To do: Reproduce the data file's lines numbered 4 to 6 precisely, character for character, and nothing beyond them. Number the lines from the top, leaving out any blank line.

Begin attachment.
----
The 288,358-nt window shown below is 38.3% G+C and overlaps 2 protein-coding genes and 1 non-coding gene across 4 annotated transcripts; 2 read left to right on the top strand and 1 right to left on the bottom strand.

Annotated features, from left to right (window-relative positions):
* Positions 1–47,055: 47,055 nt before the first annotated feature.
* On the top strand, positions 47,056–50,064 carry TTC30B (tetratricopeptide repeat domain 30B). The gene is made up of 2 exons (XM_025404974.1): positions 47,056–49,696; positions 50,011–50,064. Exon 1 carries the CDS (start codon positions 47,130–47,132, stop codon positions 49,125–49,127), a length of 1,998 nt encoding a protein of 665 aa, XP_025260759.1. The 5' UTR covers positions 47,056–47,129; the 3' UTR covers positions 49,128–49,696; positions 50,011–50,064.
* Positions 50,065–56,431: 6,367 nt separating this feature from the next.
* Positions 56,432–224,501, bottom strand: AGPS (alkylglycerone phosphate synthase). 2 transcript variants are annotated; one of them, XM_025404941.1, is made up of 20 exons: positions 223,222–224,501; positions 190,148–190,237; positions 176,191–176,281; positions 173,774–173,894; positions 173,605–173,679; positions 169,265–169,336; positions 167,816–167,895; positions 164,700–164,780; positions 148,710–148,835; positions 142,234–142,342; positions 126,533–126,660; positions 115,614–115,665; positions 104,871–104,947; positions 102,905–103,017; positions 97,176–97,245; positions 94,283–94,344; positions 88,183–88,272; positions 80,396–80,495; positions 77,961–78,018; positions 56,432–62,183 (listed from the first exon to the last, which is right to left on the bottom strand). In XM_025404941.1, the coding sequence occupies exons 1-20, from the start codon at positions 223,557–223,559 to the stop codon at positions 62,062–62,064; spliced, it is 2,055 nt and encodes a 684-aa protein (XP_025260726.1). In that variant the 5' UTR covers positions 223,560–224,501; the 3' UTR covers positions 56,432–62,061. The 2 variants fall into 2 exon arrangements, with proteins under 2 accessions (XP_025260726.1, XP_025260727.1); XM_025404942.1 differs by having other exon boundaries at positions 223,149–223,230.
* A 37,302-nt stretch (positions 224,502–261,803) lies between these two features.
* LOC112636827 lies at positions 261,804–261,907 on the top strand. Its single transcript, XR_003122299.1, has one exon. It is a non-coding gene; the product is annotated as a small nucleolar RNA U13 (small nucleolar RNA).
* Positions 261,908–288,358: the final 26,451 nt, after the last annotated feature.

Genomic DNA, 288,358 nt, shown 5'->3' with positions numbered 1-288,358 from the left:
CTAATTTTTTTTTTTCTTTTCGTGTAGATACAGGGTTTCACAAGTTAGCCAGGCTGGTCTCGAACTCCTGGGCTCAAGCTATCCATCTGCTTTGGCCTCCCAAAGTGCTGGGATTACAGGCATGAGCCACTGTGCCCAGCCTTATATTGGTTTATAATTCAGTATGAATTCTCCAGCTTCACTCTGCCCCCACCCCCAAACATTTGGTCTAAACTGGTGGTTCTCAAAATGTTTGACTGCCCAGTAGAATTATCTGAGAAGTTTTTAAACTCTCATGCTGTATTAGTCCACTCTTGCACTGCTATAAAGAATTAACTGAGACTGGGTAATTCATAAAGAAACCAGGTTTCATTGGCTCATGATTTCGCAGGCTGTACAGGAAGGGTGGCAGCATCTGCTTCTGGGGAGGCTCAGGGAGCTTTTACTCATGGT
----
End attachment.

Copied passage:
* On the top strand, positions 47,056–50,064 carry TTC30B (tetratricopeptide repeat domain 30B). The gene is made up of 2 exons (XM_025404974.1): positions 47,056–49,696; positions 50,011–50,064. Exon 1 carries the CDS (start codon positions 47,130–47,132, stop codon positions 49,125–49,127), a length of 1,998 nt encoding a protein of 665 aa, XP_025260759.1. The 5' UTR covers positions 47,056–47,129; the 3' UTR covers positions 49,128–49,696; positions 50,011–50,064.
* Positions 50,065–56,431: 6,367 nt separating this feature from the next.
* Positions 56,432–224,501, bottom strand: AGPS (alkylglycerone phosphate synthase). 2 transcript variants are annotated; one of them, XM_025404941.1, is made up of 20 exons: positions 223,222–224,501; positions 190,148–190,237; positions 176,191–176,281; positions 173,774–173,894; positions 173,605–173,679; positions 169,265–169,336; positions 167,816–167,895; positions 164,700–164,780; positions 148,710–148,835; positions 142,234–142,342; positions 126,533–126,660; positions 115,614–115,665; positions 104,871–104,947; positions 102,905–103,017; positions 97,176–97,245; positions 94,283–94,344; positions 88,183–88,272; positions 80,396–80,495; positions 77,961–78,018; positions 56,432–62,183 (listed from the first exon to the last, which is right to left on the bottom strand). In XM_025404941.1, the coding sequence occupies exons 1-20, from the start codon at positions 223,557–223,559 to the stop codon at positions 62,062–62,064; spliced, it is 2,055 nt and encodes a 684-aa protein (XP_025260726.1). In that variant the 5' UTR covers positions 223,560–224,501; the 3' UTR covers positions 56,432–62,061. The 2 variants fall into 2 exon arrangements, with proteins under 2 accessions (XP_025260726.1, XP_025260727.1); XM_025404942.1 differs by having other exon boundaries at positions 223,149–223,230.